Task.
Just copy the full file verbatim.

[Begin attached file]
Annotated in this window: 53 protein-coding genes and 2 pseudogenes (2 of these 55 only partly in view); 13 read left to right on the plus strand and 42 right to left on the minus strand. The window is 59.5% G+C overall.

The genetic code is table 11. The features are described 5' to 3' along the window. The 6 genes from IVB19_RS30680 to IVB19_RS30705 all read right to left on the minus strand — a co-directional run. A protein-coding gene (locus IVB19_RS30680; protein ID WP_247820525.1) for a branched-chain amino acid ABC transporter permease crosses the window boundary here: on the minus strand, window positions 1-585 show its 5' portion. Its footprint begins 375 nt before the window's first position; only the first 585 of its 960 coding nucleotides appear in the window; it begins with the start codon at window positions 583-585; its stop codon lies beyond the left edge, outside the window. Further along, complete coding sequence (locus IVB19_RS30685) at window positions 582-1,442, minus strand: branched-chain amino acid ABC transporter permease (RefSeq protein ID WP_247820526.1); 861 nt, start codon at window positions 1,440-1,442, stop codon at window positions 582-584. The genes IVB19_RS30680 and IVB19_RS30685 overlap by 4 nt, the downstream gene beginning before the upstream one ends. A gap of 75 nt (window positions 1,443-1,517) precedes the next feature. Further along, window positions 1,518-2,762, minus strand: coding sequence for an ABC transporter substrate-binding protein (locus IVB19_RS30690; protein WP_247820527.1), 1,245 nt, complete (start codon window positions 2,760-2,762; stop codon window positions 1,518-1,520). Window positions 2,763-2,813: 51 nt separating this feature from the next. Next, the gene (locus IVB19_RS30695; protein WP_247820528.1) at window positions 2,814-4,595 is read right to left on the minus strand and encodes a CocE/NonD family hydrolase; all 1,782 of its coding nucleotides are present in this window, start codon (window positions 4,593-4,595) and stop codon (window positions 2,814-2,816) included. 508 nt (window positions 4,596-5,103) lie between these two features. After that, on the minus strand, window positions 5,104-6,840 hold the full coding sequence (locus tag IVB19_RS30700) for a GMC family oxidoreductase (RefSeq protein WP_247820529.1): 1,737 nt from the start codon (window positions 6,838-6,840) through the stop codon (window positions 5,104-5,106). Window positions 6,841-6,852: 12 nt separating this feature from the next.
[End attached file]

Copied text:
Annotated in this window: 53 protein-coding genes and 2 pseudogenes (2 of these 55 only partly in view); 13 read left to right on the plus strand and 42 right to left on the minus strand. The window is 59.5% G+C overall.

The genetic code is table 11. The features are described 5' to 3' along the window. The 6 genes from IVB19_RS30680 to IVB19_RS30705 all read right to left on the minus strand — a co-directional run. A protein-coding gene (locus IVB19_RS30680; protein ID WP_247820525.1) for a branched-chain amino acid ABC transporter permease crosses the window boundary here: on the minus strand, window positions 1-585 show its 5' portion. Its footprint begins 375 nt before the window's first position; only the first 585 of its 960 coding nucleotides appear in the window; it begins with the start codon at window positions 583-585; its stop codon lies beyond the left edge, outside the window. Further along, complete coding sequence (locus IVB19_RS30685) at window positions 582-1,442, minus strand: branched-chain amino acid ABC transporter permease (RefSeq protein ID WP_247820526.1); 861 nt, start codon at window positions 1,440-1,442, stop codon at window positions 582-584. The genes IVB19_RS30680 and IVB19_RS30685 overlap by 4 nt, the downstream gene beginning before the upstream one ends. A gap of 75 nt (window positions 1,443-1,517) precedes the next feature. Further along, window positions 1,518-2,762, minus strand: coding sequence for an ABC transporter substrate-binding protein (locus IVB19_RS30690; protein WP_247820527.1), 1,245 nt, complete (start codon window positions 2,760-2,762; stop codon window positions 1,518-1,520). Window positions 2,763-2,813: 51 nt separating this feature from the next. Next, the gene (locus IVB19_RS30695; protein WP_247820528.1) at window positions 2,814-4,595 is read right to left on the minus strand and encodes a CocE/NonD family hydrolase; all 1,782 of its coding nucleotides are present in this window, start codon (window positions 4,593-4,595) and stop codon (window positions 2,814-2,816) included. 508 nt (window positions 4,596-5,103) lie between these two features. After that, on the minus strand, window positions 5,104-6,840 hold the full coding sequence (locus tag IVB19_RS30700) for a GMC family oxidoreductase (RefSeq protein WP_247820529.1): 1,737 nt from the start codon (window positions 6,838-6,840) through the stop codon (window positions 5,104-5,106). Window positions 6,841-6,852: 12 nt separating this feature from the next.